For second offences, or if the first is severe enough however, Rockstar will strike you with a permanent ban, locking the account out of GTA Online forever. To top this all off, all bans are non-negotiable. Any attempt to appeal will be met with an automated response very politely telling you to take a hike.
And this is the root of the issue at hand. Here we are, long after the tightening of the fist, and yet a new hack has appeared on the horizon. They're back for more, and the new ban policy won't be turning them away. However, Rockstar is risking their goodwill with the legitimate players.
Ever since the non-negotiable bans were enacted, posts about being wrongfully perma-banned have popped up en-masse on all community forums. While we've explained in the past that the vast majority of these claims are made by script kiddies who just won't admit they cheated, if only a tiny fraction of them are true, those are still legitimate customers who no longer have access to the product they purchased.
Persistent hackers always come back with a new account and a new mod menu to screw around with, but the average GTA Online players doesn't dedicate that much cash to a hobby. Some people might be opposed to re-buying it after a false-positive ban on principle alone, while others might just not be able to justify wasting $60 so to say.
It's a tough situation, since not cracking down on hackers hurts the legitimate players, and cracking down on the hackers also hurts the legitimate players. If, for every 10 claims of a false-positive ban, only one is true, after months and months those will add up. News will spread, players will lose faith or they will fear for their progress. It's always better to quit a game of your own volition than have you progress wiped, leaving you unwilling to go over all that again.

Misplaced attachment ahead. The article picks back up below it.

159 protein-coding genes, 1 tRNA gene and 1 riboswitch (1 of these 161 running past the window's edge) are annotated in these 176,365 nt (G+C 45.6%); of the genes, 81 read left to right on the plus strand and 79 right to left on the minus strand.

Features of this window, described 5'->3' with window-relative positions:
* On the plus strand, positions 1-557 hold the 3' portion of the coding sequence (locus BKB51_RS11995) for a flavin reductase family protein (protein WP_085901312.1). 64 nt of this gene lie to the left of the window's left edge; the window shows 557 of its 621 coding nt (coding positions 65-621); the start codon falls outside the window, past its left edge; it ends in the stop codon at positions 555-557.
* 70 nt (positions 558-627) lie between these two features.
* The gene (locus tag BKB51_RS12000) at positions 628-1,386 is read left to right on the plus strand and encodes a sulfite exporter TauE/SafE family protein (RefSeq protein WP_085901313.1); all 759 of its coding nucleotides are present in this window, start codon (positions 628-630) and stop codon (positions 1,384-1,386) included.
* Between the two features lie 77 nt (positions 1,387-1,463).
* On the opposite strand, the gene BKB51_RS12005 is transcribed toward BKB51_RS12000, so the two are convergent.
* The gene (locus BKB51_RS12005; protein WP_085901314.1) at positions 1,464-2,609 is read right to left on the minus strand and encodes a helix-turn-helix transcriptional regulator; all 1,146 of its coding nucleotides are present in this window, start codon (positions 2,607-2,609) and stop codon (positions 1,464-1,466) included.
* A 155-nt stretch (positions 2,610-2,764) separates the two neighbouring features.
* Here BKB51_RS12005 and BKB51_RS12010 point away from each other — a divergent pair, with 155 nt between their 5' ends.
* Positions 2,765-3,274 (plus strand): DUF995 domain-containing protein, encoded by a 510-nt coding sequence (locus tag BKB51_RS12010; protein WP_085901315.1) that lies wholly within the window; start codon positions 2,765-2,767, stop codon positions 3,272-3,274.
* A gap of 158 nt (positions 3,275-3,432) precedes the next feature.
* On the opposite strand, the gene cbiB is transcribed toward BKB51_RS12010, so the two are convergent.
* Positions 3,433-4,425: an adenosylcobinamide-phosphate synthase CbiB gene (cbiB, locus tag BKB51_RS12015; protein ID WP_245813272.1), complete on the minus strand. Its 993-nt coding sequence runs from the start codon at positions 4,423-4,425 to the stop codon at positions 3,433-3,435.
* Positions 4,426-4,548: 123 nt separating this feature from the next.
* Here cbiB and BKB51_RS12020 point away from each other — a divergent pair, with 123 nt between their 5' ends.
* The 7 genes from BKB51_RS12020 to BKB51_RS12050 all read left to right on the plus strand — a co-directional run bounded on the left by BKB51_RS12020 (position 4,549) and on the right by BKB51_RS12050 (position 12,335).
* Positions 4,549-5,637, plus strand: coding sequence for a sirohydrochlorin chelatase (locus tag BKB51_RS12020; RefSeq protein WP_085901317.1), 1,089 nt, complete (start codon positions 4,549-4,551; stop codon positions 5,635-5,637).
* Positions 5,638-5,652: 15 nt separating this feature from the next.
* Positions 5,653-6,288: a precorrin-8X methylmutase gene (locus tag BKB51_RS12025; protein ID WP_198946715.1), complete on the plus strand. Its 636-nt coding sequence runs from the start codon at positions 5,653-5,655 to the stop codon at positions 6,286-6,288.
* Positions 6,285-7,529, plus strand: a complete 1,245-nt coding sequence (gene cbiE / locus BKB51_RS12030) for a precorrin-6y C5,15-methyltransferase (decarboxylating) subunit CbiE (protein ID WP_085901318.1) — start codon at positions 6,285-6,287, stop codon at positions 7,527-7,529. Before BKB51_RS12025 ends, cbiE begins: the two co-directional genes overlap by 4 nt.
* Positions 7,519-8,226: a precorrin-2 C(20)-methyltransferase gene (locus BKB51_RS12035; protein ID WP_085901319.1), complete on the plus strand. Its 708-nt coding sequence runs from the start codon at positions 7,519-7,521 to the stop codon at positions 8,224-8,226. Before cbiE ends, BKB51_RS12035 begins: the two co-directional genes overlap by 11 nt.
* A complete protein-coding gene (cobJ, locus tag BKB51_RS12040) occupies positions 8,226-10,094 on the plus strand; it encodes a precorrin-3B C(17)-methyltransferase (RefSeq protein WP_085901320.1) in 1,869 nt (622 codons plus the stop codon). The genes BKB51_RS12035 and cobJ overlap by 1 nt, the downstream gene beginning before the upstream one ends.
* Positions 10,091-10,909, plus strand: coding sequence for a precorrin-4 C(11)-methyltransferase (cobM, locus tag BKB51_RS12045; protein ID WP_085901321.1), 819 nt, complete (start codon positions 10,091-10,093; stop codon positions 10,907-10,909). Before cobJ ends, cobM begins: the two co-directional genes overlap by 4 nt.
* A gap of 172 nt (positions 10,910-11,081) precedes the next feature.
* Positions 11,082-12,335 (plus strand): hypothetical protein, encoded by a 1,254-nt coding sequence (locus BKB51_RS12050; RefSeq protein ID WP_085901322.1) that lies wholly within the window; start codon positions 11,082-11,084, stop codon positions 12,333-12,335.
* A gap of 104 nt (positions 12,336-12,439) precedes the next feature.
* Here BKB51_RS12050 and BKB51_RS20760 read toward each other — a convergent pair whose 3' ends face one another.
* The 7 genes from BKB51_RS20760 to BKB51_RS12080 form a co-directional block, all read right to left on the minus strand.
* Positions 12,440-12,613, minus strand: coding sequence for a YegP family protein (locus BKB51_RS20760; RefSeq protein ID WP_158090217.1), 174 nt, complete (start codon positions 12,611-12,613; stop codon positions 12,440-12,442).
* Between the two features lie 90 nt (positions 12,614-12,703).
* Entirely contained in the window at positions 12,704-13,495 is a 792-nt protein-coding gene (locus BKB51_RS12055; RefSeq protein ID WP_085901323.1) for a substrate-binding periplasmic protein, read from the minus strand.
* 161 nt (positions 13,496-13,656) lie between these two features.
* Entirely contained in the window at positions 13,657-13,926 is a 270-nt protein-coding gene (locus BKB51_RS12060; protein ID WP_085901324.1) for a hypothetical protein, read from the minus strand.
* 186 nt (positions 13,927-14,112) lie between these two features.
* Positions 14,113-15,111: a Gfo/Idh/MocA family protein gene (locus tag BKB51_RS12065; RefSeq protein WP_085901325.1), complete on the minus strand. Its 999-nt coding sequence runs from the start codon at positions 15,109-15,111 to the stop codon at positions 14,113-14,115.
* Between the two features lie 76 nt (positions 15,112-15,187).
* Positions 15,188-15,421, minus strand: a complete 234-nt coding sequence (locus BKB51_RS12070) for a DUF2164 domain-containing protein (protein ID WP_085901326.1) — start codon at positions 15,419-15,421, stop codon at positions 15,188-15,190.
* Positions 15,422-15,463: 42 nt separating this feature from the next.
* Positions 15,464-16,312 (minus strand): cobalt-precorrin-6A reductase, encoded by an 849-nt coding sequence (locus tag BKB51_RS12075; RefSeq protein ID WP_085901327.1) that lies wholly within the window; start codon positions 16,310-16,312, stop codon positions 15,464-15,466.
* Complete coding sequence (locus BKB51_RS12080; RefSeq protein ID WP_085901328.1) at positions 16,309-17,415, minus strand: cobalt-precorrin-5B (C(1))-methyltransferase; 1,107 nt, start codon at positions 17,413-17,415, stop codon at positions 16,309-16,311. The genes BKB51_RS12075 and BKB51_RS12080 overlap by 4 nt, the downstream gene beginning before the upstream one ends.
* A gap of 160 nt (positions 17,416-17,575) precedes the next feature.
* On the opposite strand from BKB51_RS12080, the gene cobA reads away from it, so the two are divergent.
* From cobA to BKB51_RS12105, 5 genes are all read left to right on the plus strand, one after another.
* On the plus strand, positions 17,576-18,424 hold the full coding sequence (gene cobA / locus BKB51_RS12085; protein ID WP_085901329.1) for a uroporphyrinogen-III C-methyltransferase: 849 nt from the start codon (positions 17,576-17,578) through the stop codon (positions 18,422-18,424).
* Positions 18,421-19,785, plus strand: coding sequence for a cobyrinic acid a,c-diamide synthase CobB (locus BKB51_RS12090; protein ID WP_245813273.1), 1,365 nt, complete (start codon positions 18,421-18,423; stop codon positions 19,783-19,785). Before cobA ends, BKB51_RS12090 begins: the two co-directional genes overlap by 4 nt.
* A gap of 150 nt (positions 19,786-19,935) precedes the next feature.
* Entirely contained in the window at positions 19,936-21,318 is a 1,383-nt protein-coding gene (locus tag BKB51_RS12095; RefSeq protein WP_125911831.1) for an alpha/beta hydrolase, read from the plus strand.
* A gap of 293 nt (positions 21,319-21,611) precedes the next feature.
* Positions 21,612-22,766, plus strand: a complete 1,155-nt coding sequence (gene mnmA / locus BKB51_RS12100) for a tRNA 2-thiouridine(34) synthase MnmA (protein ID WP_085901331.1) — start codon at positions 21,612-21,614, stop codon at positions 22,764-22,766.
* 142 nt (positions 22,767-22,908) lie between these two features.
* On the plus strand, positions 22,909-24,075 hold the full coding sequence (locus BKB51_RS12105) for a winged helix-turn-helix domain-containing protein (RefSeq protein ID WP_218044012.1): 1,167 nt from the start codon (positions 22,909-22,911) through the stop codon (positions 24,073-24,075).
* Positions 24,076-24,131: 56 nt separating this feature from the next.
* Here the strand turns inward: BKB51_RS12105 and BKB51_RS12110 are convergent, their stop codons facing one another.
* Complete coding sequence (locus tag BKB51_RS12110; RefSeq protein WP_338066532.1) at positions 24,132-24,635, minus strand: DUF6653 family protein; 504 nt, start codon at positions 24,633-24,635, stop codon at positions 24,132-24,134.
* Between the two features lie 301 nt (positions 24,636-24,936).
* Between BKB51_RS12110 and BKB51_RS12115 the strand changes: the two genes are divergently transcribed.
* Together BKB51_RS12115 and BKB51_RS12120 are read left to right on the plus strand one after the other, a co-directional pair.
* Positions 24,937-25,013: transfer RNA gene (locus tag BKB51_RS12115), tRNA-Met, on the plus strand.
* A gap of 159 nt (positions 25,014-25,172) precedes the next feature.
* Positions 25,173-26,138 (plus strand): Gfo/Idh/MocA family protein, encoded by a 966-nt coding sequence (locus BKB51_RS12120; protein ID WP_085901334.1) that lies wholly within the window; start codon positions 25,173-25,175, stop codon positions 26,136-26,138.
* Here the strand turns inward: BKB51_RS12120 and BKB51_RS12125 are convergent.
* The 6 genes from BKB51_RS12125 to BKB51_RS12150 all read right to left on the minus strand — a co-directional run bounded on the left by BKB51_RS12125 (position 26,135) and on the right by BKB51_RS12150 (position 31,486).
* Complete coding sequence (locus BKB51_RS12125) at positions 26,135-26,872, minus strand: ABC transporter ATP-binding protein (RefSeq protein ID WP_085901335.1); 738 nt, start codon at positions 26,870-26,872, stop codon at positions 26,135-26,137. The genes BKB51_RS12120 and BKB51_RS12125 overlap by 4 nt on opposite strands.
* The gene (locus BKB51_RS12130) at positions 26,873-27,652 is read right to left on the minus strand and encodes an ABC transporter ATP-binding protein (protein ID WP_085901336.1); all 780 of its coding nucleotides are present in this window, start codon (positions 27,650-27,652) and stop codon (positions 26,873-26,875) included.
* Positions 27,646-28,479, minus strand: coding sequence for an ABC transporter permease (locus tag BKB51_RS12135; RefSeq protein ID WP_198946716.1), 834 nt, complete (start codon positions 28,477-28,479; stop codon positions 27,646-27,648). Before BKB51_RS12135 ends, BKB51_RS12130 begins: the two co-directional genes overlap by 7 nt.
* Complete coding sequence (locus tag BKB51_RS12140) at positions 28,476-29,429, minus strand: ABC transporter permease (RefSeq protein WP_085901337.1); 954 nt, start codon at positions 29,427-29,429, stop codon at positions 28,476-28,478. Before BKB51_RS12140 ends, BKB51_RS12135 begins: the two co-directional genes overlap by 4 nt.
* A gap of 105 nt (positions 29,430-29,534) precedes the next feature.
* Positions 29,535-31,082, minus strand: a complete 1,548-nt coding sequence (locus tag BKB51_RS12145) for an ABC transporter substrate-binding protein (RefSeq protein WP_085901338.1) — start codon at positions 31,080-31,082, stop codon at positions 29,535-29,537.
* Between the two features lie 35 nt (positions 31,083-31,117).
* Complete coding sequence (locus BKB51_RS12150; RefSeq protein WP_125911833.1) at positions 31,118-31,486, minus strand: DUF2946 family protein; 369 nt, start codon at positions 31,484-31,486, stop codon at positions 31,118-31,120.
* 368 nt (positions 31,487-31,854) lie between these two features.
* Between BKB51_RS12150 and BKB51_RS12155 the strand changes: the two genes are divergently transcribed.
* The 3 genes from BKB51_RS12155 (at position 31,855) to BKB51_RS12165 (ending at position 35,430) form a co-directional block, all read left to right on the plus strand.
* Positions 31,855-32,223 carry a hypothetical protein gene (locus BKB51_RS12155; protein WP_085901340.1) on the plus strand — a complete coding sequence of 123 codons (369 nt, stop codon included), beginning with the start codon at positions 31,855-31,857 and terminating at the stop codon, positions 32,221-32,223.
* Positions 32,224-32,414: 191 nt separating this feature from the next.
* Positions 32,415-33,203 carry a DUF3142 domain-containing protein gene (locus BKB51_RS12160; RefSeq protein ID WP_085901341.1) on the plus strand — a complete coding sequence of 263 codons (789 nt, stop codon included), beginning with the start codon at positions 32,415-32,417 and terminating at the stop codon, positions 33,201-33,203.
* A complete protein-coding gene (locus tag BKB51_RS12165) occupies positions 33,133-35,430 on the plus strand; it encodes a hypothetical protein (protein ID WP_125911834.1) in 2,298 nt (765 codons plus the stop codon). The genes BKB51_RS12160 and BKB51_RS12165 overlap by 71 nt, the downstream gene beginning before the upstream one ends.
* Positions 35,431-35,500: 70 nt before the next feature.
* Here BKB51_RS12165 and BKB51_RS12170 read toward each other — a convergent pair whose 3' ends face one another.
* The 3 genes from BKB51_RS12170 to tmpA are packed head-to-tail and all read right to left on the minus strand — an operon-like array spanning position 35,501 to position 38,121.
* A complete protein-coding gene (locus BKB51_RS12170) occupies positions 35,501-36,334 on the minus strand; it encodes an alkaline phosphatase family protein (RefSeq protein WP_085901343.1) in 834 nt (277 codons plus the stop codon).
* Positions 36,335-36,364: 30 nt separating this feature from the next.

GTA Online is a massive, burgeoning juggernaut of a video game, its playerbase growing day by day. This is a game that has reached popularity of a magnitude that took everyone, even the developers, by surprise. However, this gift that keeps on giving might just stop giving if the hacker issue isn't solved, and in the end, it might not even be because of the hackers, but because of the über strict rule intended to keep them out. Rules that ultimately fail.
First of all, let's hope Rockstar took a long, hard look at the hacker issues of GTA Online and invested in a dedicated server park for Red Dead Online instead of once again relying on this peer-to-peer nonsense. Second of all, the most beneficial solution here would be working out a reliable anti-cheat system which doesn't do false-positives and has a significantly tighter net. Other hyper-popular multiplayer games out there don't have this kind of issue (but then they're not peer-to-peer) so we know it's possible.
The risks of this situation are many and obvious. Rockstar is playing a dangerous game with their current ban policies, and risk driving legitimate players away while the hackers continue to roam free on the virtual streets of Los Santos. This is a situation that could, if escalated, topple the mighty GTA Online - and that is something none of us want to see.